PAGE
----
Judge Won’t Buy|Payday Lenders’ Claim

     PIERRE, S.D. (CN) – South Dakota need not rewrite a ballot description for an initiative capping payday loan interest at 36 percent, despite lenders’ objections that it will ruin them, a state judge ruled.
     A payday lender sued Attorney General Marty Jackley on June 5, claiming his ballot description failed to state that the measure’s purpose was to drive payday lenders out of South Dakota.
     Hughes County Court Judge Kathleen Trandahl disagreed in her Friday ruling.
     “The Attorney General’s explanation states that the purpose of the initiated measure is to establish a limit or ‘cap’ on the amount that certain money lenders may charge on loans,” Trandahl wrote. “This maximum total amount for all charges, including interest and fees, is 36 percent (annual percentage rate).” (Parentheses in ruling.)
     Trandahl rejected the request of plaintiff Erin Ageton, who, the judge noted, “went so far as to suggest that the following language be added to the Attorney General’s explanation: ‘The initiated measure, if adopted, will eliminate short-term loans in South Dakota.'”
     The judge found that the Attorney General’s statement as written fully discloses the legal ramifications of the law: “First, the initiated measure creates a new misdemeanor crime that would subject a lender to criminal penalties for violation of the initiated measure. Second, the initiated measure creates civil legal consequences if the loan is made in violation of the initiated measure, which results in the loan being void and the lender being foreclosed from collecting any principal, fee, interest or charge.”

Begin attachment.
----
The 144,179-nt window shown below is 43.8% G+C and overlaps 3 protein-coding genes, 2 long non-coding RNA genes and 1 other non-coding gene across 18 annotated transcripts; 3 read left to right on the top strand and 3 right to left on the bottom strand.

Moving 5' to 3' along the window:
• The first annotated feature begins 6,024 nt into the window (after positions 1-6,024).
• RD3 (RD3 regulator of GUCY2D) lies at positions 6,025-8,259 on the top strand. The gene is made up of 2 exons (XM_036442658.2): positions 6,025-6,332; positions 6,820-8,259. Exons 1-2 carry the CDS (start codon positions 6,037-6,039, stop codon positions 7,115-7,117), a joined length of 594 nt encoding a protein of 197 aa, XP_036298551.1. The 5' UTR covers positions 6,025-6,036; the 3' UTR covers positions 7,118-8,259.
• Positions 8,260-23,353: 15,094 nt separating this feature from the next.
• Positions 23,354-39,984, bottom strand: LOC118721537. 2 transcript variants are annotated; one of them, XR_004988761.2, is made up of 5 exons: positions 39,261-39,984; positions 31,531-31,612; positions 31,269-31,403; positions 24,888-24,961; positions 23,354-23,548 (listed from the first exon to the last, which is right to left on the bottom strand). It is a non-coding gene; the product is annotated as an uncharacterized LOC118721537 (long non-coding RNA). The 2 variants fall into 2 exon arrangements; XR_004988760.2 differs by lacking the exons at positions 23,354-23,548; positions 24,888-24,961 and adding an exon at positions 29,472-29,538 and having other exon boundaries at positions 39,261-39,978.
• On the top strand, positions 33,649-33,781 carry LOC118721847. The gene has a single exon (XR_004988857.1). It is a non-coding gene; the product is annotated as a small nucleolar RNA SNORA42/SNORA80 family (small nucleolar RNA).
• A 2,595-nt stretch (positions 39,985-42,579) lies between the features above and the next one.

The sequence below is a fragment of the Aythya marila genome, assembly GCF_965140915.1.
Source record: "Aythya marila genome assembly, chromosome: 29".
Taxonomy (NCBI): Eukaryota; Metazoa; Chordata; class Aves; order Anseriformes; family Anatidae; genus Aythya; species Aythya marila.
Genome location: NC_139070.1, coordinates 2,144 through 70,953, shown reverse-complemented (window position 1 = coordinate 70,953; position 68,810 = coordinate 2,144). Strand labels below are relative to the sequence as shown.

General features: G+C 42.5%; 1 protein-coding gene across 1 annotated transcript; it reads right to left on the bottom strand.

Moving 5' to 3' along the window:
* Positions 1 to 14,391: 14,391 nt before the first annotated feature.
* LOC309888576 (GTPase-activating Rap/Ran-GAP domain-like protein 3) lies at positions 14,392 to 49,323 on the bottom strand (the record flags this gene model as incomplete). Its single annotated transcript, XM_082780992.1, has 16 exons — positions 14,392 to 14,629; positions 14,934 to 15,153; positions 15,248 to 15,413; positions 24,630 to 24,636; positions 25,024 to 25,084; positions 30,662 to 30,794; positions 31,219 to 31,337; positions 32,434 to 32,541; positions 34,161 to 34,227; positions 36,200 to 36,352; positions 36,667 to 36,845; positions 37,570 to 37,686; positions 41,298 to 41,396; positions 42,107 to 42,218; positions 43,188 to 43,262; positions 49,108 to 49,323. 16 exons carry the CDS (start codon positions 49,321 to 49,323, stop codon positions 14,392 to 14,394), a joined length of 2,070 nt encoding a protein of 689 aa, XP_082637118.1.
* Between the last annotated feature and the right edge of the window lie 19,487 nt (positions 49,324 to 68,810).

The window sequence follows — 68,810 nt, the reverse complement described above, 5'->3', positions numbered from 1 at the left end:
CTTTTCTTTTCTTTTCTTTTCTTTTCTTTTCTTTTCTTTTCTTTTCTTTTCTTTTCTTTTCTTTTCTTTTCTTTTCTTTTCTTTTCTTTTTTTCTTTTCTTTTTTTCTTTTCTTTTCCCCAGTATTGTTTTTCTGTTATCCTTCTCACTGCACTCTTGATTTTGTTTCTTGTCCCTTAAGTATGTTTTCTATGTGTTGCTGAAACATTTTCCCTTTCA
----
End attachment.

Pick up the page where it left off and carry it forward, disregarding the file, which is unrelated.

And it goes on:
Jackley, to no one’s surprise, agreed with the ruling, saying, “The court has reaffirmed the fairness of this process.
     “Pursuant to South Dakota law, I have worked to provide a fair, clear, and simple summary of the proposed measure in order to assist our voters,” Jackley said in a statement.
     Trandahl allowed a letter to Jackley from one of Ageton’s attorneys, Sara Frankenstein, to become part of the record, as it “evidences … that Jackley was aware of [petitioners’] position that the ‘purpose and effect’ of a cap of 36 percent is the elimination of short-term credit in South Dakota.”
     Citing the South Dakota Supreme Court’s 2004 ruling in Schulte v. Long, (superseded by statute,) which the state supreme court upheld in South Dakota Federation of Labor AFL-CIO v. Jackley, (2010, citing Schulte), Trandahl wrote that the court “cannot be concerned with what the Attorney General should have said or could have said or what is implied or suggested by what he did say. Rather, we must focus on the language chosen.”
     Trandahl concluded: “The Attorney General walks a fine line to ensure objectivity and neutrality. Language that might be desired by one side of the issue could subject the Attorney General to challenge by the other side as it would be considered advocacy rather than neutral explanation. This court concludes that Jackley did not abuse his discretion …” The judge denied writ of certiorari.
     Ageton’s attorney Rebecca Mann told Courthouse News that she “respectfully disagree(s)” with the ruling and is “exploring all options, which may include an expedited appeal as provided by law.”
     “The people of South Dakota have a right to know the purpose, effect, and legal consequences of what they are signing, and the current language does not provide that. This measure would eliminate short-term loans, making it nearly impossible for many South Dakotans to borrow money when facing tough times,” Mann said.

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